But Joe has made plenty of mistakes in the past and seems to be forgiven, so I don’t think the racist angle of that answer is what will sink him. (If, indeed, he sinks at all.) The bigger issue, at least to me, was the mangled and meandering way that answer came out in real-time. Hugh sort of alluded to this aspect in his column, but let’s look at some sections of the record player moment in detail.
“Redlining banks, making sure we are in a position where — look, you talk about education.”
This was the first point where he got through half a thought about his own record and then, like a needle skipping over several grooves on a record (sorry), he jumped into a new topic. Continuing:
“Number two, make sure that we bring in to help the teachers deal with the problems that come from home. The problems that come from home, we have one school psychologist for every 1,500 kids in America today.”
The “problems that come from home.” He even repeated it. Then he veered off into a lack of school psychologists. (Not a problem caused at home.) Did he already sense he was getting into hot water? If so, it didn’t stop him.
“The teachers are — I’m married to a teacher, my deceased wife is a teacher. They have every problem coming to them.”
Again, he starts a sentence, gets a few words into the thought and suddenly goes crashing off into something else. Repetitively. And then the wheels really come off.
“It’s not that they don’t want to help. They don’t — they don’t know quite what to do. Play the radio, make sure the television — excuse me, make sure you have the record player on at night, the — the — make sure that kids hear words.”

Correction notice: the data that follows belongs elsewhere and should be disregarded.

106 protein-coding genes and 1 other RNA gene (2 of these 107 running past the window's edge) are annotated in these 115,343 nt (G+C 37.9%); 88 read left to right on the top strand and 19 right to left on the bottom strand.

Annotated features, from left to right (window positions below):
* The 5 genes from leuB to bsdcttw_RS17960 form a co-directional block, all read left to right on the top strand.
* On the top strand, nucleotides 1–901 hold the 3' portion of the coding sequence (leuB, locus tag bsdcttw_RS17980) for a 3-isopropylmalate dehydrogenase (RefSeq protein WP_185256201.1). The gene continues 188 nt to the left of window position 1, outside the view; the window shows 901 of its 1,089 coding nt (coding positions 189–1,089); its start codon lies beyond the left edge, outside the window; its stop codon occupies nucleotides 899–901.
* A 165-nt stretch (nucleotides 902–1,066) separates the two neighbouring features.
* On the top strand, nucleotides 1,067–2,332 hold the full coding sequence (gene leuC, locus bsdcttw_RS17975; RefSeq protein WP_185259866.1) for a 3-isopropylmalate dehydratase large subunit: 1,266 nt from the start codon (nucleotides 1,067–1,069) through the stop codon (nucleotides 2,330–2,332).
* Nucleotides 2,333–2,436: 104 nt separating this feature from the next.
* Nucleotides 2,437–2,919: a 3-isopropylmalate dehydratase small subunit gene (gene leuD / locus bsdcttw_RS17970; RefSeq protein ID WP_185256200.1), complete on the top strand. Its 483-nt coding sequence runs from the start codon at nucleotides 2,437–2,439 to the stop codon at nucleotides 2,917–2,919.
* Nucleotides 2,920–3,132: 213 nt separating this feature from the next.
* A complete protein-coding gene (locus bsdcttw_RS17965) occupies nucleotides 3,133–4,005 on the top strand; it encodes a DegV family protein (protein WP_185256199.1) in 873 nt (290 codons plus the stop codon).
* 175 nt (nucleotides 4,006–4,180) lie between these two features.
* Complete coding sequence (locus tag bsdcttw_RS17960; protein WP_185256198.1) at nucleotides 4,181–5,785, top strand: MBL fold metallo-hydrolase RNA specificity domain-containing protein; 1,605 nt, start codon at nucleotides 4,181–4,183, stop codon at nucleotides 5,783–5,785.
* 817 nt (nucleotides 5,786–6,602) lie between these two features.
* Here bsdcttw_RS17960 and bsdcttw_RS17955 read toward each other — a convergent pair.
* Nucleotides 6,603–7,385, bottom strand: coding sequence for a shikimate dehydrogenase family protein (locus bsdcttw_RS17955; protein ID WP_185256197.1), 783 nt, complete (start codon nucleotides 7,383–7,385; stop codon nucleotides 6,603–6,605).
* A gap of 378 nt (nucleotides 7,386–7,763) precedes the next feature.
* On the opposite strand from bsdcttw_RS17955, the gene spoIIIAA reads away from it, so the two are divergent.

As I mentioned above, you can clearly read some racism into that part of the answer if you wish. But it’s the sentence structure that should be more alarming. It sounds like his train of thought was acting like a ping pong ball. Televisions, record players, making sure the kids hear words.
I know we’re not supposed to bring this subject up in polite society, and the President, along with the other frontrunner Democratic candidates are all septuagenarians. But that answer just sounded like the disjointed ramblings of somebody who is having a hard time mentally coloring inside the lines. By the time he was finished, I was unsure if he even remembered what question he was answering.
This is a delicate topic and I’m not trying to be unkind to Biden or any of the rest of them. I’ve nearly hit the age where I qualify for Social Security and I’m already forgetting far too many things and having my share of senior moments, so I honestly do sympathize. And I also know that some people live to far greater ages than Biden and remain sharp as a tack. (I’ll toss Bernie Sanders a bone here and say that I see no signs of his mental capacity flagging. He just has awful policies.)
In closing, if this record player answer lives on and comes back to significantly damage Biden, it’s not going to be for the racism component. I think that rambling diatribe of an answer is going to be leaving a lot of voters guessing that Joe’s mind just isn’t what it once was and will only get worse over the next four or eight years. And that may not be a risk they’re willing to take.